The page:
Some on DLDA ready for action on downtown development
BY PIPPI MAYFIELD
The Detroit Lakes Development Authority is trying to decide whether to put out a request for proposals for the remaining two-plus acres of land in the redevelopment area south of Holmes Street, or to wait a while longer.
"I have a list of a dozen people that are interested in this," Community Development Director Larry Remmen said.
Of those dozen, he said, there are probably three or four that are serious and the rest are just "tire kickers."
The area is south of Holmes Street where the old Miguel's building sits.
The issue with the piece of land is that both Bremer Bank and those owning the Lincoln Professional Building have a stake in a portion it.
To the west of the 2.1 acres the city owns -- the city owns the grassy area -- is where the old Miguel's building sits. Bremer Bank owns that property and the parking spaces around it up to the Essentia Health St. Mary's property where the dialysis unit is (the former County Market building and parking lot). The total of that area is about 18,700 square feet.
Here's the hitch: the Lincoln Professional Building has a permanent easement with Bremer Bank for 14 of those parking spaces. So, if Bremer Bank was to sell that piece of land to the city, Bremer Bank would have to provide 14 parking spaces for the Lincoln Professional Building elsewhere.
"It certainly has some value to them," Remmen said of the city to be able to purchase that chunk of land from Bremer Bank to have a more uniform piece of land to sell for development.
In the same breath though, it causes less value to Bremer Bank to sell it because of having to provide parking spaces for the Lincoln Professional Building somewhere else, he added.
There are some members of the development authority that also find value in owning the Lincoln Professional Building -- which is about 12,000 square feet -- so that Lincoln Avenue "could go away," Remmen said. Lincoln Avenue only accesses the Lincoln Professional Building now, and cuts through to Essentia Health's parking lot.
The debate among DLDA members is whether or not to put out a request for proposals on the piece of land the city already owns, or wait to purchase the land from Bremer Bank and Lincoln Professional Building and sell a larger chunk.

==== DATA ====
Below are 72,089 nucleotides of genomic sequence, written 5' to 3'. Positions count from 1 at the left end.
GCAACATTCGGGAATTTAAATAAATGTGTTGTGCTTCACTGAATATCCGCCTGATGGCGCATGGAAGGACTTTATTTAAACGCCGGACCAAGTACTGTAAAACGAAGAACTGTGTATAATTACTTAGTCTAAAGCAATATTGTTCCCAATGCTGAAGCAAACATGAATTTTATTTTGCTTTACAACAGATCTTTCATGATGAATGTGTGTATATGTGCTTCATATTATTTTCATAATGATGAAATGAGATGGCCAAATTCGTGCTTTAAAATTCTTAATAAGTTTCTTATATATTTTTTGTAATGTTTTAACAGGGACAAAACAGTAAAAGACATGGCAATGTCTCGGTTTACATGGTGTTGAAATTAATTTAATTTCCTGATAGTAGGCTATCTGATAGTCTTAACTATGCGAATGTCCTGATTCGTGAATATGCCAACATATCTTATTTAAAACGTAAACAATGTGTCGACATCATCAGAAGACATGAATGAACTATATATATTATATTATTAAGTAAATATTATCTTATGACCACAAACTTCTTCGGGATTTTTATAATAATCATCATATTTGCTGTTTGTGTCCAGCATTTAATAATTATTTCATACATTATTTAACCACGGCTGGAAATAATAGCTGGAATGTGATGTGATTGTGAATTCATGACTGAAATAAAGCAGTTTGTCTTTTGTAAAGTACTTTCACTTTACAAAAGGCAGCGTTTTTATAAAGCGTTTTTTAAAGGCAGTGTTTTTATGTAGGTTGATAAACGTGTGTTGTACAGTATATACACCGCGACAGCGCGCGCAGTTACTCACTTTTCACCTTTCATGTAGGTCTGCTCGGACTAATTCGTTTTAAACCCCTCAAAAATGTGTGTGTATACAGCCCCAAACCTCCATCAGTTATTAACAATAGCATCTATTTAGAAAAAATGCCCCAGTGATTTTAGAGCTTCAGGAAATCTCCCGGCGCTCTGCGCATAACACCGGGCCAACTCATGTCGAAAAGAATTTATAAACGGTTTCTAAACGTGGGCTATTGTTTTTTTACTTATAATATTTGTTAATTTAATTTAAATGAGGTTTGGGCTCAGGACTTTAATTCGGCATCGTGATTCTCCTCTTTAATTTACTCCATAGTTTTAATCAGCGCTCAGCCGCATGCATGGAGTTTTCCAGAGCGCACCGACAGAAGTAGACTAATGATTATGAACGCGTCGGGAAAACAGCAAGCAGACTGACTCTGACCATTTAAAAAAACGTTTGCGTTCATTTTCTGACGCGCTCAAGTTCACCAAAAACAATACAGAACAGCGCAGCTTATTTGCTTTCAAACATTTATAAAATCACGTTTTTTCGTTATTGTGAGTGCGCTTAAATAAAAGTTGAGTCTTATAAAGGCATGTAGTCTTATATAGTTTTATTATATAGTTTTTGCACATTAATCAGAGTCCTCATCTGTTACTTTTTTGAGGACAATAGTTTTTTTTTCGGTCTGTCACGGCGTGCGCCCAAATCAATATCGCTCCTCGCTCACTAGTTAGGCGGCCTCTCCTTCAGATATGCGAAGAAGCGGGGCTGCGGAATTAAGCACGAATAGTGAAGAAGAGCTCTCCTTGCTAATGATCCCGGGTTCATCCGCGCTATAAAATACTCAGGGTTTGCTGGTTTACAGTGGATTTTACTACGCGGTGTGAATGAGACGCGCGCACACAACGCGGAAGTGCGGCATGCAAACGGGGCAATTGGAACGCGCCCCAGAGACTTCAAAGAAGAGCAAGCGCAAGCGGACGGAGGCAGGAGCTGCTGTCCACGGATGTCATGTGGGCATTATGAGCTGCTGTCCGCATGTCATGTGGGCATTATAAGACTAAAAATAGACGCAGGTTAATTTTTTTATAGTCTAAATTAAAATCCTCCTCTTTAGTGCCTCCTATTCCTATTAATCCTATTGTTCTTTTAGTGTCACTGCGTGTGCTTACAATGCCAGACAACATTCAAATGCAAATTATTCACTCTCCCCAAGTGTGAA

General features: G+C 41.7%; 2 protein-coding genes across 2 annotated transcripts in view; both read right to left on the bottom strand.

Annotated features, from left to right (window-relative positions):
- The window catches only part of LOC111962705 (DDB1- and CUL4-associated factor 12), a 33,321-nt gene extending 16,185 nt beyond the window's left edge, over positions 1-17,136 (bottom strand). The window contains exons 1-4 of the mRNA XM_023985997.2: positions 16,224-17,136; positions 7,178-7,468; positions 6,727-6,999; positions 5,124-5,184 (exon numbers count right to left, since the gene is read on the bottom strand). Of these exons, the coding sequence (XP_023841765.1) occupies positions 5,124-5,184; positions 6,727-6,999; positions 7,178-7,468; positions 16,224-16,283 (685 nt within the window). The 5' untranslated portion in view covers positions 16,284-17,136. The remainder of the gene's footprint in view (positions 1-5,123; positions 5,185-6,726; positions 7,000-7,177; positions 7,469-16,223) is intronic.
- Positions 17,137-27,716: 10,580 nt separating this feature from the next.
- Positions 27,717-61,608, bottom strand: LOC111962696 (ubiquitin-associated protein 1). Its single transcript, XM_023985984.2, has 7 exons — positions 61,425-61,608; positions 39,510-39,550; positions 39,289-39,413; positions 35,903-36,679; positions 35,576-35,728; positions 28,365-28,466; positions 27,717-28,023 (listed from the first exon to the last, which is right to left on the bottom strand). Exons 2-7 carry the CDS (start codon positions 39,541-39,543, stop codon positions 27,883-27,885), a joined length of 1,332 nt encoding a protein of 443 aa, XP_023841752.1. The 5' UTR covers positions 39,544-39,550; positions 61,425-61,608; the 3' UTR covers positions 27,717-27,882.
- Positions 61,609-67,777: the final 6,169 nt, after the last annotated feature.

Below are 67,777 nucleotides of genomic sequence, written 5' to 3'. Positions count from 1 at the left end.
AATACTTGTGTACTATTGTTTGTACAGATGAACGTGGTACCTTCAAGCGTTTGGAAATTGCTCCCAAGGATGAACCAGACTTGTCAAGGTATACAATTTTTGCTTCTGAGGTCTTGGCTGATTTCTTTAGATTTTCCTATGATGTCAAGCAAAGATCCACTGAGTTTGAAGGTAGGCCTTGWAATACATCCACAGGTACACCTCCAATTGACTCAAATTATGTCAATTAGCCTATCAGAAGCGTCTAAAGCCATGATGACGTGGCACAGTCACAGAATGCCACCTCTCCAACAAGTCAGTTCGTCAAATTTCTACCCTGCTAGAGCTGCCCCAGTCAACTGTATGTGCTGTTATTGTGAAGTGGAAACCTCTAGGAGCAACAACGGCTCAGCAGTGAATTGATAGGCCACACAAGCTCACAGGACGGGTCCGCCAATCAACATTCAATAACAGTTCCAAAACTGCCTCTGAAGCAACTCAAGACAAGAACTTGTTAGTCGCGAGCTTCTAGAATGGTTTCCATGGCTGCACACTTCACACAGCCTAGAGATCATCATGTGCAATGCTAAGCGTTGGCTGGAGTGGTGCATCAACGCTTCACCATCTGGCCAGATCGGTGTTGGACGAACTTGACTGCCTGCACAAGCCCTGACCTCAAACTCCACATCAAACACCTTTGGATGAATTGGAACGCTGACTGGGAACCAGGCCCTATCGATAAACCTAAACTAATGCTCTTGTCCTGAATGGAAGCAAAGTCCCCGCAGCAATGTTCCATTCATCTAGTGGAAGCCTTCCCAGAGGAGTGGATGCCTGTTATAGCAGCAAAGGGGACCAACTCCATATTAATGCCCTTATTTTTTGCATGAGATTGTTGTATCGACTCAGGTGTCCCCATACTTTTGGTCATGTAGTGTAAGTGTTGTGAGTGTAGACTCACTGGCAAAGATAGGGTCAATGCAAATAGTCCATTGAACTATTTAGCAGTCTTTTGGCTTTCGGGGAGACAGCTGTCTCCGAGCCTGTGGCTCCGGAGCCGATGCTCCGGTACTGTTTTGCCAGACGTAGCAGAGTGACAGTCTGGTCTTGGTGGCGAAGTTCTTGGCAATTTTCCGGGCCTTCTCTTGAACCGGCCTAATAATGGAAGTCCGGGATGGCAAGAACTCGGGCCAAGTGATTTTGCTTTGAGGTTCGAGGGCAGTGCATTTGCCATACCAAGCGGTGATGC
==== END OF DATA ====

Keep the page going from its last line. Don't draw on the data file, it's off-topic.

City officials have been talking with the other two stake holders to see if they are willing to negotiate. Both have agreed to negotiate, but nothing has been agreed upon yet.
Those talks have taken some time though. Time that some development authority members believe isn't worth waiting for any longer.
Mary Beth Gilsdorf has been pushing the last few DLDA meetings to move forward with a request for proposals from developers to see what they are interested in -- whether they just want the city-owned property land or want the Bremer Bank-owned land as well. She said there's no motivation for anyone to do something with the project when everything is up in the air like it is now.
Others on the development board are more reserved, wanting to wait to see what will happen with Bremer Bank and the Lincoln Professional Building owners.
Tom Klyve said the group can put out an RFP and still deny them if none are what the DLDA is looking for.
Hoping to move forward, Gilsdorf made a motion at last week's meeting to "finalize it and put it out with the property we own" and list that there are two possibilities of other land being involved, just to see what the interest is from developers. She added that the RFPs need to be back to the city by the end of August.
Her motion died due to the lack of a second.
"In order to move, you have to make a move," Remmen said.
The DLDA agreed to discuss the item again at the March meeting and hopefully "tweak" the proposal for RFPs and vote on it.
Follow Pippi Mayfield on Twitter at @PippiMayfield.